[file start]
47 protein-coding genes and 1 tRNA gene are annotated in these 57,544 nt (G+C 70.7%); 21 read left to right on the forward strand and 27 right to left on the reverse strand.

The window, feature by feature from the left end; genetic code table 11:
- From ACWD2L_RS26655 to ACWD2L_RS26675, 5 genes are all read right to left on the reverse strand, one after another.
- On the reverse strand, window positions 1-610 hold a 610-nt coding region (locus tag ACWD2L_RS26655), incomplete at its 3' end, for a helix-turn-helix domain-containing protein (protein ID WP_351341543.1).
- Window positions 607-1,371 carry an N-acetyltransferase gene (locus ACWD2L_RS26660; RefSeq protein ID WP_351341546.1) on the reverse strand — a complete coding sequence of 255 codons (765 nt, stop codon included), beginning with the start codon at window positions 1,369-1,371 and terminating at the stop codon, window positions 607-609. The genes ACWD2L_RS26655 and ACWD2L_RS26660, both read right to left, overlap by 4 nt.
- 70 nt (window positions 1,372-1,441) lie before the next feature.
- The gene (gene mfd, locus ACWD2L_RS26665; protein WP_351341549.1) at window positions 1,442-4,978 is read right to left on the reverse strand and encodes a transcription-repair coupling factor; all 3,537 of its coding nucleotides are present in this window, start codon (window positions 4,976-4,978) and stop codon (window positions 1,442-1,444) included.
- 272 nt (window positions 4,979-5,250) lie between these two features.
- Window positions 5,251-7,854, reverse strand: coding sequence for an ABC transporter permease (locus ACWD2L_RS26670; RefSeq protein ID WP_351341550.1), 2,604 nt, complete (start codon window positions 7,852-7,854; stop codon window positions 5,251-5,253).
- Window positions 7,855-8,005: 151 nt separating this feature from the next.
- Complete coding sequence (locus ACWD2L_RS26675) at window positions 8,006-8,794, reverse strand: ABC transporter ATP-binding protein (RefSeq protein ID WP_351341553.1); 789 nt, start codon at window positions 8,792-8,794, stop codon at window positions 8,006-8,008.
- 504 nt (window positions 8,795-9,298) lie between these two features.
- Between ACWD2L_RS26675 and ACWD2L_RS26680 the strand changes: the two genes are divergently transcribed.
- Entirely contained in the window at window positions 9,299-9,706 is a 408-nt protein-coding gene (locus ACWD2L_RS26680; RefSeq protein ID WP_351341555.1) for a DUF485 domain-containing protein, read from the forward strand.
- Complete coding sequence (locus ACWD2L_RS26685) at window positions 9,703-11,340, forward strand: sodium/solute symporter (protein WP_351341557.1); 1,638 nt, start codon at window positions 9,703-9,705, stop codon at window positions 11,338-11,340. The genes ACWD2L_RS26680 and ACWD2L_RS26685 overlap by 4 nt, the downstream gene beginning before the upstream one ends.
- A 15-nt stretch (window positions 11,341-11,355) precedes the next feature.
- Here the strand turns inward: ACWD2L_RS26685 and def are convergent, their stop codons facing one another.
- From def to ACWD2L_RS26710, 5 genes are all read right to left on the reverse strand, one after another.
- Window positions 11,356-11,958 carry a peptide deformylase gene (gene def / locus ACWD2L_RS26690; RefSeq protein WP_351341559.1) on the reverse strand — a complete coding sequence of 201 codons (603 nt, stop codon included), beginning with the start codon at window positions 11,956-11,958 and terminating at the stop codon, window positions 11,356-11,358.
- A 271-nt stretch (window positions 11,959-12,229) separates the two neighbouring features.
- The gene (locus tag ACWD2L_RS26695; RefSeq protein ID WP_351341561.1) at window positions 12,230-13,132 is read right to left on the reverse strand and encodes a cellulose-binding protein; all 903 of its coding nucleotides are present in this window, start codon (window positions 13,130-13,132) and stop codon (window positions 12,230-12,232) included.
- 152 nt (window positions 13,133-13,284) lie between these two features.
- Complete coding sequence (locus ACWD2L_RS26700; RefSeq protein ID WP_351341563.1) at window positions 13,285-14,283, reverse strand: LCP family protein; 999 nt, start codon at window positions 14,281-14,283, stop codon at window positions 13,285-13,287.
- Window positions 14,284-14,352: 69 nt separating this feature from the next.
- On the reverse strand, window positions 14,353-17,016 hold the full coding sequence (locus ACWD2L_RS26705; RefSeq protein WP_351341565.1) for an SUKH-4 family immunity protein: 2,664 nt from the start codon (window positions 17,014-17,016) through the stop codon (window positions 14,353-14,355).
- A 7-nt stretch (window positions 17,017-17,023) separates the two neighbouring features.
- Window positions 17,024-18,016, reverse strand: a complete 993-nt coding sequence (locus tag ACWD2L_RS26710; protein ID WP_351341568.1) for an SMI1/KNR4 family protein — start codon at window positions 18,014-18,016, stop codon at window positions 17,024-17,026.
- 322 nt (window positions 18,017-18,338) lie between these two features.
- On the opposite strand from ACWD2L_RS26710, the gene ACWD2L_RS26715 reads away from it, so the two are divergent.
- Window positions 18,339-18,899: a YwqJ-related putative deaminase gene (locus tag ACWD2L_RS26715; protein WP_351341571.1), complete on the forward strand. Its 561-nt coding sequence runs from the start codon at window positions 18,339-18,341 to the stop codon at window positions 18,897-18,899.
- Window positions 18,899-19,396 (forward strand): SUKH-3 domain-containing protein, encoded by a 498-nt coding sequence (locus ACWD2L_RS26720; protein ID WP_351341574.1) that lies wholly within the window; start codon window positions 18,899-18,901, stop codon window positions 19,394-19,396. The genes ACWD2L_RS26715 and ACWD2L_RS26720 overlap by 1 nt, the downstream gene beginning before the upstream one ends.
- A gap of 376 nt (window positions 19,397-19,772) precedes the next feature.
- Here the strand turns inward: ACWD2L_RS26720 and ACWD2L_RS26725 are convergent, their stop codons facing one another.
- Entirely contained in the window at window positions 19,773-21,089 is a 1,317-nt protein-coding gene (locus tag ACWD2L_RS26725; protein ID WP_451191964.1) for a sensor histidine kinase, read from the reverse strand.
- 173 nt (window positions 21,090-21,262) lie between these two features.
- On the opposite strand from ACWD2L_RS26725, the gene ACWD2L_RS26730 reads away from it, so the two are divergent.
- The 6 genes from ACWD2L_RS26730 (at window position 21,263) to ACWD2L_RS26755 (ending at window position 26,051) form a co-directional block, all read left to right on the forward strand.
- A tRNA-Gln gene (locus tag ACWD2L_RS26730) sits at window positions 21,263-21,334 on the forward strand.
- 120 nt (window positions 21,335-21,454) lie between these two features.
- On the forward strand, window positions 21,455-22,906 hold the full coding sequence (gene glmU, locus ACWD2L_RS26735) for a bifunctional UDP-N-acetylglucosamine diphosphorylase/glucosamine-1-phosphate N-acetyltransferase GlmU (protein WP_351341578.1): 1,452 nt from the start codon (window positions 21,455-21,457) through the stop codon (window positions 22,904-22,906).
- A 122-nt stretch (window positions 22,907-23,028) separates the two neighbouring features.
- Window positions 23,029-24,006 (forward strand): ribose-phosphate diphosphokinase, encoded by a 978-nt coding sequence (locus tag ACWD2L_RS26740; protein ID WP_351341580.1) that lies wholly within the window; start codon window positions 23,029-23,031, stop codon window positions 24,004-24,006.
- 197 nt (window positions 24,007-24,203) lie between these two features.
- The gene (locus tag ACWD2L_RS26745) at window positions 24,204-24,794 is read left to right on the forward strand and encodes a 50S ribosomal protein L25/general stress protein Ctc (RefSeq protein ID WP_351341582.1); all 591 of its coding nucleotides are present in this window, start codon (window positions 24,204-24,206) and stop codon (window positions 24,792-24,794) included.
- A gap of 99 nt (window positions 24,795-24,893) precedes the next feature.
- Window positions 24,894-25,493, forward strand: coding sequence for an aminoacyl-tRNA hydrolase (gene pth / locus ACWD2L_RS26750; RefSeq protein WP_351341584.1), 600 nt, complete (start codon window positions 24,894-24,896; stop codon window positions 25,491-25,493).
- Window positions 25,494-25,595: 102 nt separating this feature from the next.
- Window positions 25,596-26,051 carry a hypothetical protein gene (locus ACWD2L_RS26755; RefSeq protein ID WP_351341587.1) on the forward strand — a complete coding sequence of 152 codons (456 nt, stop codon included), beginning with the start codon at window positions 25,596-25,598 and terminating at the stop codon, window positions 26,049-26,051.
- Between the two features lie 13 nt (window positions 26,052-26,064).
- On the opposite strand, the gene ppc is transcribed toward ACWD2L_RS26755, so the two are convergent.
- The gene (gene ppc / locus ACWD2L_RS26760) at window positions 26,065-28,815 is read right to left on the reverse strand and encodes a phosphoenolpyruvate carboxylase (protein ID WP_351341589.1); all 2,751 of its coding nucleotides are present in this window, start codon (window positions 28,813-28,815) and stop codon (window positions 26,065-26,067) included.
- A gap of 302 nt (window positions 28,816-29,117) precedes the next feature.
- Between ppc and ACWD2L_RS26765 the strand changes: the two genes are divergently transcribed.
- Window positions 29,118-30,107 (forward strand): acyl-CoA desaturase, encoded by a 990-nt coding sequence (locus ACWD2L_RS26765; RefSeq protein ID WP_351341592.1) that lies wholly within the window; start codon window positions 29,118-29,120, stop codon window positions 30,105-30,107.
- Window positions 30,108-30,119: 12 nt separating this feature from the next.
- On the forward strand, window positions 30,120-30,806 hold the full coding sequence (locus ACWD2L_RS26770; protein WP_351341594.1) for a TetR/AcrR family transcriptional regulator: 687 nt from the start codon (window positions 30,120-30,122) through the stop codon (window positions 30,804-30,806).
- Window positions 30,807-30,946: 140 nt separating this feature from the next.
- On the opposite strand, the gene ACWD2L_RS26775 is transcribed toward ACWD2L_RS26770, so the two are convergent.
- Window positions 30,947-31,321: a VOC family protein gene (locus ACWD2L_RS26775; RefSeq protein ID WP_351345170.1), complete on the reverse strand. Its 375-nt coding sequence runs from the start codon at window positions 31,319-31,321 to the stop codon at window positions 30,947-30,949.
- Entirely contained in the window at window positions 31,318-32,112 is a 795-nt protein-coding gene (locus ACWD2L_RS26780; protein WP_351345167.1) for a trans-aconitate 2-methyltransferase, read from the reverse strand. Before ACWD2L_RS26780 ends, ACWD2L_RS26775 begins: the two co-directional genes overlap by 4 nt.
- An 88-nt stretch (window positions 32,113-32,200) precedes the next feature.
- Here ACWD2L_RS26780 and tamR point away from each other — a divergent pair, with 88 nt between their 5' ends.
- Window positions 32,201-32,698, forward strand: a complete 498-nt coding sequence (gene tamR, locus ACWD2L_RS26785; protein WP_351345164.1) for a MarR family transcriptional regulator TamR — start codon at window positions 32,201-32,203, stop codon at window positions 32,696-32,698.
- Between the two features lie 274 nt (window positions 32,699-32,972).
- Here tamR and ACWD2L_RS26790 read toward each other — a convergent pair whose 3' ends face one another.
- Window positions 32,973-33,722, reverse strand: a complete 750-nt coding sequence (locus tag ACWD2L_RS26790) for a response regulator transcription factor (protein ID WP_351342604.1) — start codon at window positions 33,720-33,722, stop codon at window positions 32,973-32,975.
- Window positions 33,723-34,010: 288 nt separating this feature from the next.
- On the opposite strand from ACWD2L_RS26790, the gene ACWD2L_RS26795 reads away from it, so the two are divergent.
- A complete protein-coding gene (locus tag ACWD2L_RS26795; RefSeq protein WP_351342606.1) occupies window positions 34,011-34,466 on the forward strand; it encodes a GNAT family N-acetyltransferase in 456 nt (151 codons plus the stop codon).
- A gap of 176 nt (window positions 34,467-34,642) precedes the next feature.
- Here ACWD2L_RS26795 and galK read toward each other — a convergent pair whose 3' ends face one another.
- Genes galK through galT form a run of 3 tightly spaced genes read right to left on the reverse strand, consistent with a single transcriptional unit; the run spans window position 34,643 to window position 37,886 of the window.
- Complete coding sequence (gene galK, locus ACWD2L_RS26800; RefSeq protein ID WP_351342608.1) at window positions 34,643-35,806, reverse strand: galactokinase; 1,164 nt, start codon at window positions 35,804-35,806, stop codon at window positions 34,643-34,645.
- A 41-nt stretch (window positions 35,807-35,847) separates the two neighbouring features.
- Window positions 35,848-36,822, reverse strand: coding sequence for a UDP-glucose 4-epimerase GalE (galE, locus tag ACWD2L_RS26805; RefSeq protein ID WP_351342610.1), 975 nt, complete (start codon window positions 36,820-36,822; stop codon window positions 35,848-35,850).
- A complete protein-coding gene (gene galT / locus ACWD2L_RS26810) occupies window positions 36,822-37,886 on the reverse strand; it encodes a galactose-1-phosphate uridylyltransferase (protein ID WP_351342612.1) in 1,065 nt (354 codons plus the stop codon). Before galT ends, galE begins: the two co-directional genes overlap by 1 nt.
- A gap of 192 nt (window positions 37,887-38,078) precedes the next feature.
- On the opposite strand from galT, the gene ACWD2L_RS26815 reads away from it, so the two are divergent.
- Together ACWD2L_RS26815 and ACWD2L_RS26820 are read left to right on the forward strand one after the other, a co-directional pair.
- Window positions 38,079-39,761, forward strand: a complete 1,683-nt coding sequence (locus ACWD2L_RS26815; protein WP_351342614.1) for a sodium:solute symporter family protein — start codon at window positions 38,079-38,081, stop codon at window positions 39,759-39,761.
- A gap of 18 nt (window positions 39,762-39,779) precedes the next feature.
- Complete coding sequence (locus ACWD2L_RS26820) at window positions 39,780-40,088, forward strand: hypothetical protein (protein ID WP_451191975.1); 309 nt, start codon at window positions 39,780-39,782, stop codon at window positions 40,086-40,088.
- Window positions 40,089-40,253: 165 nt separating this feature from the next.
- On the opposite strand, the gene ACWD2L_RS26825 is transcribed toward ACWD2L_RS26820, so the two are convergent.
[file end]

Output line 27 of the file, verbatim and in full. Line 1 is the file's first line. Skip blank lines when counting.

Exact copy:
- Window positions 17,024-18,016, reverse strand: a complete 993-nt coding sequence (locus tag ACWD2L_RS26710; protein ID WP_351341568.1) for an SMI1/KNR4 family protein — start codon at window positions 18,014-18,016, stop codon at window positions 17,024-17,026.